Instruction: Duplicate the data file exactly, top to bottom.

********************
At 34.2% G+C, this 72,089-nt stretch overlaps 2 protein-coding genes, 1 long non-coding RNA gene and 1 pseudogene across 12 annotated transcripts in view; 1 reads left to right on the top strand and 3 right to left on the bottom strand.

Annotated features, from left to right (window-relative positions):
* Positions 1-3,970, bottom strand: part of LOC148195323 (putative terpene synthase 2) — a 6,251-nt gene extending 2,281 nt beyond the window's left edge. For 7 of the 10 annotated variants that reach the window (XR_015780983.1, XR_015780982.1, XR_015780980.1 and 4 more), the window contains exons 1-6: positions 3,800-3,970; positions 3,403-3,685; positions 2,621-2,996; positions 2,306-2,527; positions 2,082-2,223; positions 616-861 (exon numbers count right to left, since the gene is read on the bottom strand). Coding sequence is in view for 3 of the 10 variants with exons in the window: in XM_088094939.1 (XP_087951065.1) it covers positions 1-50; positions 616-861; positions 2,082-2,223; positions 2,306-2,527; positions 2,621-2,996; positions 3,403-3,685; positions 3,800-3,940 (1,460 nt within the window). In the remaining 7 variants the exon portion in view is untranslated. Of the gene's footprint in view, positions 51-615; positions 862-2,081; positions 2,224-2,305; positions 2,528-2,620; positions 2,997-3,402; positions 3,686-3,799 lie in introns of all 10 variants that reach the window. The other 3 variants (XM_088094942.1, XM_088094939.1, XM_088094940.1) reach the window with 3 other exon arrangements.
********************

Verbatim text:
At 34.2% G+C, this 72,089-nt stretch overlaps 2 protein-coding genes, 1 long non-coding RNA gene and 1 pseudogene across 12 annotated transcripts in view; 1 reads left to right on the top strand and 3 right to left on the bottom strand.

Annotated features, from left to right (window-relative positions):
* Positions 1-3,970, bottom strand: part of LOC148195323 (putative terpene synthase 2) — a 6,251-nt gene extending 2,281 nt beyond the window's left edge. For 7 of the 10 annotated variants that reach the window (XR_015780983.1, XR_015780982.1, XR_015780980.1 and 4 more), the window contains exons 1-6: positions 3,800-3,970; positions 3,403-3,685; positions 2,621-2,996; positions 2,306-2,527; positions 2,082-2,223; positions 616-861 (exon numbers count right to left, since the gene is read on the bottom strand). Coding sequence is in view for 3 of the 10 variants with exons in the window: in XM_088094939.1 (XP_087951065.1) it covers positions 1-50; positions 616-861; positions 2,082-2,223; positions 2,306-2,527; positions 2,621-2,996; positions 3,403-3,685; positions 3,800-3,940 (1,460 nt within the window). In the remaining 7 variants the exon portion in view is untranslated. Of the gene's footprint in view, positions 51-615; positions 862-2,081; positions 2,224-2,305; positions 2,528-2,620; positions 2,997-3,402; positions 3,686-3,799 lie in introns of all 10 variants that reach the window. The other 3 variants (XM_088094942.1, XM_088094939.1, XM_088094940.1) reach the window with 3 other exon arrangements.